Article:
House of Commons photo

Elsewhere

Crucial Fact

  • His favourite word was question.

Last in Parliament March 2011, as Liberal MP for Vancouver South (B.C.)

Lost his last election, in 2011, with 35% of the vote.

Statements in the House

Health December 13th, 2010

Mr. Speaker, since 2006, the Conservatives have not given one extra dime to health care. The scary thing is not just their inaction, but their opposition to a kind of plan which would improve our health system.

A national family care plan would do just that. Instead, the Conservatives say that easing the load of the hospitals would be reckless, that improving the financial stability of our public system would be reckless and that helping 600,000 families care for their loved ones at home would be reckless.

Not having a plan is what is reckless. Where is their plan?

Health December 13th, 2010

Mr. Speaker, the views of the Prime Minister on the health care system are well known. Instead of defending our public health care system, the Prime Minister has argued for the scrapping of the Canada Health Act. Last year he had a chance to defend our system against Republican attacks in the U.S. He stood idly by and let the lies persist.

The federal government has a role and the jurisdiction, along with the provinces, in health care. Therefore, the federal government must track its path into the future.

Why are the Conservatives missing in action?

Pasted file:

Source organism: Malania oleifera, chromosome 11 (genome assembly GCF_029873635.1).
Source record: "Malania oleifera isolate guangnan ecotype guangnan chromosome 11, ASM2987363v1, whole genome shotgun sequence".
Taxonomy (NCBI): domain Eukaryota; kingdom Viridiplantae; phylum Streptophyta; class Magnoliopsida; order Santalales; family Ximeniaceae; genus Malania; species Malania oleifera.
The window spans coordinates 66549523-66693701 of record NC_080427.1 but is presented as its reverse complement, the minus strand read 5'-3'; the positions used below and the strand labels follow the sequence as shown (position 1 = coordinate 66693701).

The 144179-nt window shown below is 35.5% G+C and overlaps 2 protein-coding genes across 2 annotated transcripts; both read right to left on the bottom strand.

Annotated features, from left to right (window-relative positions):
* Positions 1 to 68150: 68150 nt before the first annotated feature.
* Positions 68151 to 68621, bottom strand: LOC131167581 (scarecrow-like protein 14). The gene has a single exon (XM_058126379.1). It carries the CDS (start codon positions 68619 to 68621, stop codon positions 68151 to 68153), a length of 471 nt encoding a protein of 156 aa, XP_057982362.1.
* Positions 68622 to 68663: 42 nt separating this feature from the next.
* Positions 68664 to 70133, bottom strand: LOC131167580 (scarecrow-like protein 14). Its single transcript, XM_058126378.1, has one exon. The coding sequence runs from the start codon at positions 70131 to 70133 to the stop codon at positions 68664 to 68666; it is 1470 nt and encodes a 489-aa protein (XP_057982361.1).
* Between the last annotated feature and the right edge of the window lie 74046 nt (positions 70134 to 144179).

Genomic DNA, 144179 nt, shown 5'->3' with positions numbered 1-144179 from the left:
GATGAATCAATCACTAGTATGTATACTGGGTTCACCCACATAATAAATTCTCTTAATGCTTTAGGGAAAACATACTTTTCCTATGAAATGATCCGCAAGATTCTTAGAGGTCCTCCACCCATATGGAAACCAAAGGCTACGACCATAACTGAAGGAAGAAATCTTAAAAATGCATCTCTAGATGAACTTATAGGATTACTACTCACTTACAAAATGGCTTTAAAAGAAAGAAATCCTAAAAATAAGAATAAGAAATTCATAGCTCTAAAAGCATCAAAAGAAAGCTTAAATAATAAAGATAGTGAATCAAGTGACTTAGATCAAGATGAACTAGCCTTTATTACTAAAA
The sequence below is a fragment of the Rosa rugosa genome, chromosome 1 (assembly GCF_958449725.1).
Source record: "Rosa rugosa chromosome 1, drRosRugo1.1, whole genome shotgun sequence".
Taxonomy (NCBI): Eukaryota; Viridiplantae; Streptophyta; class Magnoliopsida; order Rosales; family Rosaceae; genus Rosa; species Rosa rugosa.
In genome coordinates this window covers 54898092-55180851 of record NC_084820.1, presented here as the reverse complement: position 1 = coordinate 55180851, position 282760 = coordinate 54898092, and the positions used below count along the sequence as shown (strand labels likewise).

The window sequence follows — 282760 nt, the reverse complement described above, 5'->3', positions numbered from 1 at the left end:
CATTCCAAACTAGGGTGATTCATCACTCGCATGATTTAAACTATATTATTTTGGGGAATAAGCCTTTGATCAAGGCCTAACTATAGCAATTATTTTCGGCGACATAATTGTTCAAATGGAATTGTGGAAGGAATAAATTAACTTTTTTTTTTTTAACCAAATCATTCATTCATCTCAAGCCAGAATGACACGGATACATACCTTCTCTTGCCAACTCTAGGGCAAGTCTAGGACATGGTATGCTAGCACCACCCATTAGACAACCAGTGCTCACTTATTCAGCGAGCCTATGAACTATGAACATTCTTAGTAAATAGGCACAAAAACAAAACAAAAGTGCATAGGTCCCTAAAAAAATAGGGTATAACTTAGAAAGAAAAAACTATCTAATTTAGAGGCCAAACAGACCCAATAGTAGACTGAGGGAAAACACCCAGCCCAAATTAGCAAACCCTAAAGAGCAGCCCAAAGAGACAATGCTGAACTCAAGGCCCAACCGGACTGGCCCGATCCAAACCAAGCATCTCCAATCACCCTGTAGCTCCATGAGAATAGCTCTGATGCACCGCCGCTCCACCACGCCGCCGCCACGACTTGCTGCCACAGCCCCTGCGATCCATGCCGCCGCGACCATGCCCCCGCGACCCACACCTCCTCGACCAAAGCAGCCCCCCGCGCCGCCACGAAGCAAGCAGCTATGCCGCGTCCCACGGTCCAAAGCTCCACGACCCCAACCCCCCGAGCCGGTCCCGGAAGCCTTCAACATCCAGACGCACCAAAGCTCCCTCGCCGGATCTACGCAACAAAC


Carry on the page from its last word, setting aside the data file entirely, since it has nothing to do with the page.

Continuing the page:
Tobacco Products December 9th, 2010

Mr. Speaker, records show that Conservatives were heavily lobbied by big tobacco, so the government scrapped the new warning labels. Like Ezra Levant, who ran the Conservatives' 2008 election campaign, many of the big tobacco lobbyists have very close ties to the Conservative government.

Why did the government ignore the recommendations of Health Canada? What does it not understand about cigarettes, cancer and the health of Canadians?

Tobacco Products December 9th, 2010

Mr. Speaker, regarding the new warnings on cigarette packages, the government had a choice to tell big tobacco to get lost. It had a choice to put the health of Canadians ahead of the commercial interests of big tobacco. The Conservatives spent $4 million to create new warnings for cigarettes, then buckled under the pressure of big tobacco and killed them.

How can the Conservatives justify promising new warnings, spending $4 million on them, and then killing them?

Foreign Affairs November 1st, 2010

Mr. Speaker, I have a question for the Minister of Foreign Affairs.

The issue is not whether or not the government is part of the plea bargaining, because the government cannot be part of the plea bargaining. Only the prosecutor, defence or anyone else that is allowed by Khadr to be part of the process can be part of the process.

The question is this. The government talked to the U.S. Department of State and said, “If you arrive at an agreement, we would agree to have him transferred into this country”. That is an agreement by any name. By any other name that is an agreement to say Khadr can come back.

Did you not negotiate with the United States Department of State to have Khadr come back?

Foreign Affairs November 1st, 2010

Mr. Speaker, I have a question for the Minister of Foreign Affairs. He just said that the government will keep the promise it made to the U.S. to allow Khadr to return to Canada after he serves the first year of his sentence.